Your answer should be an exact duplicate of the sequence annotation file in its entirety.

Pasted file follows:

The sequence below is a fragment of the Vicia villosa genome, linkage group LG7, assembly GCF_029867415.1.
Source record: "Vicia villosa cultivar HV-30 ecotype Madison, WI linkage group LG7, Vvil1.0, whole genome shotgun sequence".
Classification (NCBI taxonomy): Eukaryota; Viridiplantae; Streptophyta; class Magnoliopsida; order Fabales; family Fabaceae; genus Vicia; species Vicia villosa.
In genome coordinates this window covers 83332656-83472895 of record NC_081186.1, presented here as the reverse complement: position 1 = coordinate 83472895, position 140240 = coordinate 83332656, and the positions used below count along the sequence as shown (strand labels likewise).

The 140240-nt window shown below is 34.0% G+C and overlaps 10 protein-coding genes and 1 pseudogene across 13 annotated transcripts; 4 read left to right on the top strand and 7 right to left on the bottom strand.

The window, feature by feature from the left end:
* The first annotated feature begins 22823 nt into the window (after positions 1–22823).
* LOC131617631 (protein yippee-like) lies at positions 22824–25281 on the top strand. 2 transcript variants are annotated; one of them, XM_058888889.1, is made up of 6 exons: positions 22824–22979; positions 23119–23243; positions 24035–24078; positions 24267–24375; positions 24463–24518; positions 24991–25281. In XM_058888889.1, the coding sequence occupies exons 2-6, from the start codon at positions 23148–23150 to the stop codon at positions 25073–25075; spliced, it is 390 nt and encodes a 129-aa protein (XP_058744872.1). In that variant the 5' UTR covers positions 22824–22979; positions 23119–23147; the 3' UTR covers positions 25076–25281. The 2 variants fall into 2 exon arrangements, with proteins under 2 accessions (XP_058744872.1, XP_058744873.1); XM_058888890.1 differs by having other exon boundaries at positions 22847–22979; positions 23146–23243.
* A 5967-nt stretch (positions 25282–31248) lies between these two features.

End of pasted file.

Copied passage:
The sequence below is a fragment of the Vicia villosa genome, linkage group LG7, assembly GCF_029867415.1.
Source record: "Vicia villosa cultivar HV-30 ecotype Madison, WI linkage group LG7, Vvil1.0, whole genome shotgun sequence".
Classification (NCBI taxonomy): Eukaryota; Viridiplantae; Streptophyta; class Magnoliopsida; order Fabales; family Fabaceae; genus Vicia; species Vicia villosa.
In genome coordinates this window covers 83332656-83472895 of record NC_081186.1, presented here as the reverse complement: position 1 = coordinate 83472895, position 140240 = coordinate 83332656, and the positions used below count along the sequence as shown (strand labels likewise).

The 140240-nt window shown below is 34.0% G+C and overlaps 10 protein-coding genes and 1 pseudogene across 13 annotated transcripts; 4 read left to right on the top strand and 7 right to left on the bottom strand.

The window, feature by feature from the left end:
* The first annotated feature begins 22823 nt into the window (after positions 1–22823).
* LOC131617631 (protein yippee-like) lies at positions 22824–25281 on the top strand. 2 transcript variants are annotated; one of them, XM_058888889.1, is made up of 6 exons: positions 22824–22979; positions 23119–23243; positions 24035–24078; positions 24267–24375; positions 24463–24518; positions 24991–25281. In XM_058888889.1, the coding sequence occupies exons 2-6, from the start codon at positions 23148–23150 to the stop codon at positions 25073–25075; spliced, it is 390 nt and encodes a 129-aa protein (XP_058744872.1). In that variant the 5' UTR covers positions 22824–22979; positions 23119–23147; the 3' UTR covers positions 25076–25281. The 2 variants fall into 2 exon arrangements, with proteins under 2 accessions (XP_058744872.1, XP_058744873.1); XM_058888890.1 differs by having other exon boundaries at positions 22847–22979; positions 23146–23243.
* A 5967-nt stretch (positions 25282–31248) lies between these two features.